Monday, November 23, 2015

Our Woman in Havana

I was undecided about what to do with my final day in Havana. Obviously there would be walking, but i wanted some sort of loose destination. Musing over my morning cigar, i discovered that every Sunday afternoon there is an area with live rumba music. Good enough. Little did i then know that the destination would be even better than live music. I set off through Havana Vieja, past Parque Central, down Calle San Rafael for many blocks, until tourists thinned out and were replaced with local residents doing their daily activities. I tried not to be too obvious as i snapped photos.

I found my way to my destination - Callejon de Hamel - wondering where the live music would be and whether i would even be able to find it. It wan't hard. The short street, closed to cars, is lined, crammed, and towered by art. Graffiti, sculpture. Benches made from painted, repurposed bathtubs, courtyards filled with scrap metal totems, the sides of buildings covered with murals...even some art studios, open for visiting. 

There were a couple of cafes/studios which were filled with an acceptable mix of locals and visitors. Most of the locals were afrocuban and spoke good english and were happy to tell me about this neighborhood, the artists, and the free programs for autistic and disabled children provided there. I had the local drink - a Negro (like a mojito but with basil instead of mint) - bought a couple of cds of rumba music and took in the sights.

At noon the bands started to play. All percussionists, singers, and dancers. All but one were women and they played the most infectious music. The crown pressed in and climbed up the sides of the buildings to get a prime view. I stayed until the rains started and then headed back to old Havana for an early dinner.
I did of course, stop off for a final cigar at the Partagas Factory vip room.
What glory! Back in old Havana i found a restaurant that served pizza! Not the barely warm white bread covered with a whisper of sauce and tasteless white cheese that is ubiquitous in Havana, but actual crispy, chewy pizza with tasty sauce and four vegetables. It was great. I celebrated by having a glass of wine and pair of Ramon Allones robustos. I enjoyed a chat with a couple of local travellers from Germany and listened to some decent jazz from the band on the corner. 

I have to say, the food has been better than i expected in Havana. Everyone told me that as a non-egg-eating vegetarian i would have nothing to eat, so i packed granola bars, almonds, and cranberries. True, there is not a great variety for vegetarians and the food is bland, but there is lots to eat.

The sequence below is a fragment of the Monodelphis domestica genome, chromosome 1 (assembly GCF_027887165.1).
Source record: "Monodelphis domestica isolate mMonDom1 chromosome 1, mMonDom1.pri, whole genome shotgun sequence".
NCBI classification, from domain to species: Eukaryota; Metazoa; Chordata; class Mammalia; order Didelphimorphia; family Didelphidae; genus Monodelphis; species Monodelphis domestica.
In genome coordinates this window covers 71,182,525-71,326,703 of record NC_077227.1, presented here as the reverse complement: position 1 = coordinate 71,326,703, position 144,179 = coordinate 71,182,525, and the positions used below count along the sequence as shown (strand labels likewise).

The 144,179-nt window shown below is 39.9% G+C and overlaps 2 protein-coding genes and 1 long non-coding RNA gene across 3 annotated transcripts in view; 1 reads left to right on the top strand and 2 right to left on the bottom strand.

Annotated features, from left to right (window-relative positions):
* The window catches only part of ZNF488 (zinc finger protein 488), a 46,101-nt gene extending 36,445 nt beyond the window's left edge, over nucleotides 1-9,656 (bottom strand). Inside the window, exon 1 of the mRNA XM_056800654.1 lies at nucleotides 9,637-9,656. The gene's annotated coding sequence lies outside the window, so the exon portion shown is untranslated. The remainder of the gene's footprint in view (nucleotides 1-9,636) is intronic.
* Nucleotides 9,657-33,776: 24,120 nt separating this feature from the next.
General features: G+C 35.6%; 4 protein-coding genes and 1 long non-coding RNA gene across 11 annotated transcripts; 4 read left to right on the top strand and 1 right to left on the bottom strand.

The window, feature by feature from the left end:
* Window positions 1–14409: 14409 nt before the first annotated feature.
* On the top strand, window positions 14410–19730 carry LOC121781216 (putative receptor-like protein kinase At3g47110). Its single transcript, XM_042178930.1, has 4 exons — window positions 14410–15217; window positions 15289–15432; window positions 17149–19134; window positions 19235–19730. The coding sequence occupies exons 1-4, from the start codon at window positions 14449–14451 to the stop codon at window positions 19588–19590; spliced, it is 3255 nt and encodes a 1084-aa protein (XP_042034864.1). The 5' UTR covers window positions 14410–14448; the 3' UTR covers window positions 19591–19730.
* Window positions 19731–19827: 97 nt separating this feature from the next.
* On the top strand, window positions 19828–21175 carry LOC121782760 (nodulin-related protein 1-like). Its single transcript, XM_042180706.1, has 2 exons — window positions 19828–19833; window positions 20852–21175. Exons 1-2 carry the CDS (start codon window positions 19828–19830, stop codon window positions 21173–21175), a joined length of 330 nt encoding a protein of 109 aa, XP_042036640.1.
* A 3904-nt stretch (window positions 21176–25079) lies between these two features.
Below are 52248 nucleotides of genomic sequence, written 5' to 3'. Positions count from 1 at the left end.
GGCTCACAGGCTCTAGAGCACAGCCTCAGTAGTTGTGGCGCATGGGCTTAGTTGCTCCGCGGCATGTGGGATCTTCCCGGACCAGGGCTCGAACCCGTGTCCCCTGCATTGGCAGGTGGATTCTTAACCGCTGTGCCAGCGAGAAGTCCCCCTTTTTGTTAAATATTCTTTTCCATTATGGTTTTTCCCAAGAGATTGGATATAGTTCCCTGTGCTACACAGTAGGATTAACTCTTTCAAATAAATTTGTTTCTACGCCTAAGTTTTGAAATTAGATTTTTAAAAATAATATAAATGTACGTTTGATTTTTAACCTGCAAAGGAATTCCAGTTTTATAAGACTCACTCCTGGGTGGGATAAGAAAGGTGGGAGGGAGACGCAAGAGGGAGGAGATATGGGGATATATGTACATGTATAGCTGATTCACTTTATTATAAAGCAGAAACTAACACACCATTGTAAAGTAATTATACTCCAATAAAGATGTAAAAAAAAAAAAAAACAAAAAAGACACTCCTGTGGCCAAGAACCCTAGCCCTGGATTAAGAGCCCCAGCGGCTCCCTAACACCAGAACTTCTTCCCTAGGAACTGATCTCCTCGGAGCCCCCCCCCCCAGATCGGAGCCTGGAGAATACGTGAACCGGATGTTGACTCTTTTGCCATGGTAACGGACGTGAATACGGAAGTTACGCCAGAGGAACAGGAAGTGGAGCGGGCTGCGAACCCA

When the evening came i went to the Hotel Inglaterra where, despite its gorgeous appearance has dismal service and drinks, i met with Stripes' friend Rosalita. Rosalita had mentioned the other night some no-longer-in-production Limited Edition Cohibas she had a line on. Stripes was leaving but i agreed to meet up and get the coveted cigars. I felt like a drug buyer as a sat on the patio, trying to look casual as i stirred the sugar at the bottom of my watery mojito and eyed the crowd for Rosalita's  face, looking at my watch occasionally. The covert nature of the transaction was entirely necessary as Rosalita could spend years in prison for selling us the cigars, as could the person she bought them from.  I smoked a comically large cigar, which did nothing to help the invisibility i was seeking. Finally she showed up, sat down, and ordered a beer. We chatted for a bit about tattoos and the availability of American music in Cuba before i asked, "Do you have the cigars?" She nodded and, just below table height, opened a satchel just enough for me to look in and take a deep whiff of the leathery, barn-yardy smelling cigars. I slid an envelope of money to her across the table. She passed me the satchel of cigars under the table. We finished our drinks, i declined a drive, and i made my final way home, finishing my cigar just as i put the key into the lock.

Havana has been a good trip. Not particularly different or exciting, but enjoyable and relaxing. The best part was the cigar culture and cigar experiences and having some friends there to share that with and to open doors to experiences that i would not otherwise have had. Oh, i decided to keep count of the cigars (not counting cigarillos) i smoked and coffees i drank - for no particular reason other than curiosity. 9 days, 31 coffees, 40 cigars. That adds up to a good trip.


Betty-Lou said...

Thank you for the tour of Cuba. I loved your stories and your photos.

farfel54 said...

All the best. Smoke 'em for me. By Rama, Hera and Kali would luv to join ye north by northwest.